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Strictly Albums Of The Year: The People’s Key

Released 15th February 2011 by Saddle Creek Records 

Chart Performance: A success on both sides of the Atlantic The People’s Key hit no.46 in the UK and peaked at no.13 in the US.

What The Critics Said: “No amount of pseudo-cosmic filibustering can distract from the fact that these are some of Oberst’s most compelling tracks in years.” Paste Magazine

I had mixed feelings in the lead up to the release of The People’s Key, this year’s effort from Bright Eyes. On the one hand, I was jubilant at the idea of what would be their first full-length record since 2007’s Cassadaga. On the other, I had been made aware that this would likely be their last release as a band; knowledge that had left me feeling rather melancholy. Therefore as I sat waiting for my download of the album to finish on the day of release (under assurance that my special edition box-set was in the post) I felt a twinge of sadness mixed in with my excitement. That sadness disappeared, however, when the album started playing and I was given the opportunity to feast upon ten new Bright Eyes songs.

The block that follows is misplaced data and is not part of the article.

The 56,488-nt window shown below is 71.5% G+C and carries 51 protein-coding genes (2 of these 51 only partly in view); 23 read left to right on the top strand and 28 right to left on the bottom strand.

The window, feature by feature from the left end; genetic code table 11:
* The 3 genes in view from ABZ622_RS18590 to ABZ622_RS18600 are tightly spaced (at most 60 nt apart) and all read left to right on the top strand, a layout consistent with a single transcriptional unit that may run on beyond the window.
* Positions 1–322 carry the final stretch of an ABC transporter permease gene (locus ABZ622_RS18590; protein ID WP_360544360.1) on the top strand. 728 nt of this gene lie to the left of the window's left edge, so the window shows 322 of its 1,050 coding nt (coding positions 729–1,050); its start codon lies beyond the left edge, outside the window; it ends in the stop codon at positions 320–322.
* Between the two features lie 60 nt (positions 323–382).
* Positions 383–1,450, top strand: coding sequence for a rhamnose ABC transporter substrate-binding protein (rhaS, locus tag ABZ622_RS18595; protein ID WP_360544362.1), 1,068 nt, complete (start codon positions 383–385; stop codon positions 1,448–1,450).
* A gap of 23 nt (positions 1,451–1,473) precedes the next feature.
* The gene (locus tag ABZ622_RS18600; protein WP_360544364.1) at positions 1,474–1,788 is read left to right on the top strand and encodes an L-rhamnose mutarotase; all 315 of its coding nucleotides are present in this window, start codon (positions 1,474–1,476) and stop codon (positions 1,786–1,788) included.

Bookended with monologues spoken by Danny Brewer (of Refried Ice Cream), the record remains compelling for its entirety, with vocalist Conor Oberst frequently taking on philosophical (perhaps even science-fictional) topics with his lyrics. Musically, it leaps away from the country-tinged tones of Cassadaga and Oberst’s recent work with the Mystic Valley Band, leaning towards something more electronic and rock-based. Up-tempo songs, such as the rhythmic Jejune Stars, sit comfortably alongside slower and lyrically darker offerings such as The Ladder Song and the entrancing Approximate Sunlight, maintaining good balance throughout the album. Final track, One For You, One For Me (which wouldn’t be out of place on the bands 2005 release Digital Ash in A Digital Urn), is an album highlight and has, perhaps unsurprisingly, become an anthemic set-closer in live outings.

The refreshing change in direction and the general high quality of songs had made me feel even more disappointed that this would be their final album. However, more recently Oberst has implied that this might not be the end of Bright Eyes after all, which suggests there could be more musical output from the band in the future. If they can produce another record as good as The People’s Key then I sincerely hope there is. Hannah Watts



Author: david

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